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Post Number:#5  Postby pjkeeley » October 26th, 2007, 4:19 am

I kind of understand what you're saying, but you're wrong.

once you create something you have an obligation to see that task through.

Where does this obligation to complete all our 'tasks' come from? And who defines what "see that task through" means? What if I made a pot out of clay, and I went through the process of shaping it and then putting it in a kiln to dry, and then I took it out and started using it to mix herbs. You could say to me "you have an obligation to see that task through" because maybe I haven't painted the pot, or maybe I didn't lacquer it. And suppose I comply with your request and painted it with some kind of pattern. You could still tell me I haven't finished my task, because you could point out flaws in the paint job, or you could insist that I give the pot a handle, and so on and so on.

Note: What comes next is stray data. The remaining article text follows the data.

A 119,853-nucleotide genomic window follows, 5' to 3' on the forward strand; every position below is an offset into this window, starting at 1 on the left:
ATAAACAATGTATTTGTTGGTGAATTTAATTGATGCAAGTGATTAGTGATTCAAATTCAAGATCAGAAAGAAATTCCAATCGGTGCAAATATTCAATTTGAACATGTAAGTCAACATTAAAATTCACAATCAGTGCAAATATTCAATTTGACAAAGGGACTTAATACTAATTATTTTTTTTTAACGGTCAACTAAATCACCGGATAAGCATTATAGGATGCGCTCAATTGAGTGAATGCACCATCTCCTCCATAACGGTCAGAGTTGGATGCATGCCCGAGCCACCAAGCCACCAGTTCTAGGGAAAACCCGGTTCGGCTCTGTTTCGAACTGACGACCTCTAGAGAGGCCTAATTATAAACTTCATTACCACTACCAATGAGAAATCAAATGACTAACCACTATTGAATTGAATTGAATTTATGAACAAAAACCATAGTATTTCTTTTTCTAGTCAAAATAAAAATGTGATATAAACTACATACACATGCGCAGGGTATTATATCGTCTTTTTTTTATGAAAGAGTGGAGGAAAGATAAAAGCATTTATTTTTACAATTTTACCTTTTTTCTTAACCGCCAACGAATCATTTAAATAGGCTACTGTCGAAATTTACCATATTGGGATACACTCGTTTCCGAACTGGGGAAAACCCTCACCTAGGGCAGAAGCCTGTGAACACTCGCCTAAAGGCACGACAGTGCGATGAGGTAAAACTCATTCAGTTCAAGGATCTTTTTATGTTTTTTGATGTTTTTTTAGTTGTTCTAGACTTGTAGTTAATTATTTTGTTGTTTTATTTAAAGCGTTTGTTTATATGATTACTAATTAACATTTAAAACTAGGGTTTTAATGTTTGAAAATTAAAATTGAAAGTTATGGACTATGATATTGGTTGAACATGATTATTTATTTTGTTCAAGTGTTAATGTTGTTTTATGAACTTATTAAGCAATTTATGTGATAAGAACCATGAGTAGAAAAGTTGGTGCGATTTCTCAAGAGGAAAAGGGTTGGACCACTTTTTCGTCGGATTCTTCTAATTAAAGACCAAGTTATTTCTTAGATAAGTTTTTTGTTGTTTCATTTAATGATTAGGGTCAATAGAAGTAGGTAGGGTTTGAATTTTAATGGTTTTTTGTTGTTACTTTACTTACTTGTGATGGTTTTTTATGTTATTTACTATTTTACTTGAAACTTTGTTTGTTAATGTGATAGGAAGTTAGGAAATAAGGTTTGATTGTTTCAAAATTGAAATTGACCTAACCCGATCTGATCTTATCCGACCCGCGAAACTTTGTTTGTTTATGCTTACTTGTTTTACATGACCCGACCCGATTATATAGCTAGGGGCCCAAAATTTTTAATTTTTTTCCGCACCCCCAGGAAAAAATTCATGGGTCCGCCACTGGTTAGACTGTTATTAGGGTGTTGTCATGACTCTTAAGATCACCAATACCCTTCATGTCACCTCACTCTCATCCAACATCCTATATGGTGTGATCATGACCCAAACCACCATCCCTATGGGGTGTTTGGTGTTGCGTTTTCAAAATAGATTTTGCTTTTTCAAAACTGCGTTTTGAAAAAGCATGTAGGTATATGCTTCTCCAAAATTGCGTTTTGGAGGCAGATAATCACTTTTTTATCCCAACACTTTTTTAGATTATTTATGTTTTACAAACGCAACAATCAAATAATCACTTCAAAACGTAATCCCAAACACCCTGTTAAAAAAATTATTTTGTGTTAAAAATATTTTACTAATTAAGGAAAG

You see what I'm getting at? The idea that we must finish everything we start is completely ludicrous and seems very abitrary to me. Examine your daily life for one moment and you could come up with hundreds of tasks you didn't 'see through' to the end.

It's important to give mankind all possible positives to move ahead.

Again, who defines what "all possible positives" means?

Unless you are able to decipher that this life will hinder mankinds path forward can you decide to terminate it.

Why not? And why does this only apply to foetuses/embryos? Why doesn't it apply to say, sperm? Does this mean that I can't ejaculate unless I know it will mean I end up fertilizing an egg? Otherwise I would not be giving each sperm the opportunity to become a life. See what I mean?

I mean its basically murder isn't it, in another forum there were people upset about the killing of animals, wouldn't the killing of an innocent baby be astronomically worse.

A foetus is not the same as a baby. In fact, there are many animals that we kill all the time that have a much greater cognition/awareness than a foetus does.

I mostly agree with what Scott said. I would say that killing a dog for example is worse than having an abortion.
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Post Number:#6  Postby Foreverrain » October 27th, 2007, 12:50 am

pjkeeley wrote:
I kind of understand what you're saying, but you're wrong.

once you create something you have an obligation to see that task through.